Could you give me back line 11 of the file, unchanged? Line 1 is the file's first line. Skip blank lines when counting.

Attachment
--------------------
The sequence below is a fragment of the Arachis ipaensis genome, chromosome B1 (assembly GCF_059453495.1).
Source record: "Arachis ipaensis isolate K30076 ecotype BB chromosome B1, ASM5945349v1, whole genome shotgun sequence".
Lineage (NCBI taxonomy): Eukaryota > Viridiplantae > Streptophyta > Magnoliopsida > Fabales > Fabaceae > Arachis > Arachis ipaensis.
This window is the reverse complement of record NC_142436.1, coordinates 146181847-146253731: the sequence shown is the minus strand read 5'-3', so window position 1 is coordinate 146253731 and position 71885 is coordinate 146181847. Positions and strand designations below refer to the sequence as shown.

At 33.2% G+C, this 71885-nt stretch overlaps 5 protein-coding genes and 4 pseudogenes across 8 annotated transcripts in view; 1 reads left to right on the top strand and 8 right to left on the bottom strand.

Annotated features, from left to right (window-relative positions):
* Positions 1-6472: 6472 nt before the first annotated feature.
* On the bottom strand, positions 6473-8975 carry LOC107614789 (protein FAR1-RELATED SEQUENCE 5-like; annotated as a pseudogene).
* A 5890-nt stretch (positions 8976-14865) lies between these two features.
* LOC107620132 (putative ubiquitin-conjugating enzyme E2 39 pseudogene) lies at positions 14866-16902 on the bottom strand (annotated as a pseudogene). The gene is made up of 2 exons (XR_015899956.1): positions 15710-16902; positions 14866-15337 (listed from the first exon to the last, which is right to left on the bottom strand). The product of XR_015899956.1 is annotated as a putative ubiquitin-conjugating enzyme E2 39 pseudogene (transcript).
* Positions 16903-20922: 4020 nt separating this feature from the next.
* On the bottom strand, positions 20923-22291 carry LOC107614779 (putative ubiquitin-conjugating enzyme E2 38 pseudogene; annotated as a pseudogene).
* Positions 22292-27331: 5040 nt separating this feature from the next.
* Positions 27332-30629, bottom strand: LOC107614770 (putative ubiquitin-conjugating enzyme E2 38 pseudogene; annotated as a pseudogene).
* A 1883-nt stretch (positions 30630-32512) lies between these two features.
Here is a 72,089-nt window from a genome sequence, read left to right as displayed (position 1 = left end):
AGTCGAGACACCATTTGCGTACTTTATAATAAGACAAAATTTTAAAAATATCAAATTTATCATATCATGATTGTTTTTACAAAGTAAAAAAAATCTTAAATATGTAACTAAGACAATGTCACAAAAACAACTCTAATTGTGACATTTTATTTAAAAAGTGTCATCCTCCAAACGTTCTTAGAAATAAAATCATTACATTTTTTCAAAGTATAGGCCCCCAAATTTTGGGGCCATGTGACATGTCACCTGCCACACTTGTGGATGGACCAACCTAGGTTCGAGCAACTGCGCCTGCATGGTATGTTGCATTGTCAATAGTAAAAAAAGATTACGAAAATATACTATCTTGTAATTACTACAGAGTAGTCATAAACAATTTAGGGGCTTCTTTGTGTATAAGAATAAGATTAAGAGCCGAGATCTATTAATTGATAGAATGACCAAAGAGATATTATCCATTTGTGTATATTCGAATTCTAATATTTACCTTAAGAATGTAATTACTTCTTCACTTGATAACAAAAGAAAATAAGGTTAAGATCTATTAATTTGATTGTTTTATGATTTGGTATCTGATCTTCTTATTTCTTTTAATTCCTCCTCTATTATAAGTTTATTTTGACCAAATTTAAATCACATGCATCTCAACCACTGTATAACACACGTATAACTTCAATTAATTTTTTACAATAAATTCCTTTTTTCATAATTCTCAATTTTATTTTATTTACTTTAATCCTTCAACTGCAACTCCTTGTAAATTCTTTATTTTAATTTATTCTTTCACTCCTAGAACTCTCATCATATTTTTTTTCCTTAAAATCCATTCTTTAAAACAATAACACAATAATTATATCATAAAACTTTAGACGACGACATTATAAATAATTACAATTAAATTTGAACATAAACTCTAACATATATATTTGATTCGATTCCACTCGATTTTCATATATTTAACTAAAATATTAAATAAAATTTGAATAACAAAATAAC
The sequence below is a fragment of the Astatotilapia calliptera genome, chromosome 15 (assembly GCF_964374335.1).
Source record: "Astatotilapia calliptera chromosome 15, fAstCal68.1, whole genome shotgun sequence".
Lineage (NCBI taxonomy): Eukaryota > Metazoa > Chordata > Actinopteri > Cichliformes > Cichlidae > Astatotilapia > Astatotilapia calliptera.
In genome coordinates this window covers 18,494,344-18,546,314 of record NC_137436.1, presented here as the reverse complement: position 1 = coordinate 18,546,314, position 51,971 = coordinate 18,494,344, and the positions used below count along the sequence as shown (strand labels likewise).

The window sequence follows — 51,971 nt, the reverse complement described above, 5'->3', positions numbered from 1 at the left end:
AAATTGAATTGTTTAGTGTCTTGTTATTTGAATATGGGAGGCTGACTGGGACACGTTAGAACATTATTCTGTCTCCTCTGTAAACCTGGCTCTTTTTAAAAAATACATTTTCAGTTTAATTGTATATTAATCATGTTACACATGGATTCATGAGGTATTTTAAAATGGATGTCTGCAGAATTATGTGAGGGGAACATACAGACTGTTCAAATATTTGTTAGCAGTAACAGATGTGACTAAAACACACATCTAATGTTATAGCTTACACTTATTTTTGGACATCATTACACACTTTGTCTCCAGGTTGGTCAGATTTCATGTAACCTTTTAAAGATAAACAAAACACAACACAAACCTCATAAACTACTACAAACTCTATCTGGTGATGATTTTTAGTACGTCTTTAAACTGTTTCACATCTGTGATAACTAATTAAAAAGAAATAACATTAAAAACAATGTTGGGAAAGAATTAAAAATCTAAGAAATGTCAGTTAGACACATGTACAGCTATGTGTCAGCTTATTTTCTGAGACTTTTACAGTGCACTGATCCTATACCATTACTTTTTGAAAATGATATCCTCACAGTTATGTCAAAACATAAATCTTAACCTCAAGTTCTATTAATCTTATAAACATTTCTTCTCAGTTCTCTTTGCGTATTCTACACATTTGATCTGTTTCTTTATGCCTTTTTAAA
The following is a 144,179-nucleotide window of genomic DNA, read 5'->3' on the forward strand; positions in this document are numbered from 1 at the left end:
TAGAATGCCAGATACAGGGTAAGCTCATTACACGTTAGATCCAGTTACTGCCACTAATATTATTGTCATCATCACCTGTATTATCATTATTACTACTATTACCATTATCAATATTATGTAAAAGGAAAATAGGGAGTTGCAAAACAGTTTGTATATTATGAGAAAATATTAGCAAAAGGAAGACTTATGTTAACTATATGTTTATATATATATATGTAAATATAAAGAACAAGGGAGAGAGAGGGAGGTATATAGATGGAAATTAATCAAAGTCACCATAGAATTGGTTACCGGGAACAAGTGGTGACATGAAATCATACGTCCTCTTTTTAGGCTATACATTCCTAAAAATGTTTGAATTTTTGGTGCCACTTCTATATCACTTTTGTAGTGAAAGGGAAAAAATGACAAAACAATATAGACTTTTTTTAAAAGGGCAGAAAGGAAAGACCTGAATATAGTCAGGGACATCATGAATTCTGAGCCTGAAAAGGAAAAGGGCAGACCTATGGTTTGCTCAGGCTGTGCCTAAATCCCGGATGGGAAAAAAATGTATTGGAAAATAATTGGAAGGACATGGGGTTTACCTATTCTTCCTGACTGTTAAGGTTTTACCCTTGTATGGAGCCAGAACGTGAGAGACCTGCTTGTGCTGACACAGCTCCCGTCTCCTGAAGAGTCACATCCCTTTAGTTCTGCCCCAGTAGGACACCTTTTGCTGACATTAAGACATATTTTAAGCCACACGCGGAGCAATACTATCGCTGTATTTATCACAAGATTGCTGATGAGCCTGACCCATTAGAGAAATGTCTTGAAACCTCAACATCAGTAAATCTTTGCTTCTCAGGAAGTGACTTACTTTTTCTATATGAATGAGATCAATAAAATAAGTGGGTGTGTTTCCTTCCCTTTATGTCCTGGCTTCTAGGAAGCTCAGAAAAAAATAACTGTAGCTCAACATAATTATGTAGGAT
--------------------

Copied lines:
* Positions 16903-20922: 4020 nt separating this feature from the next.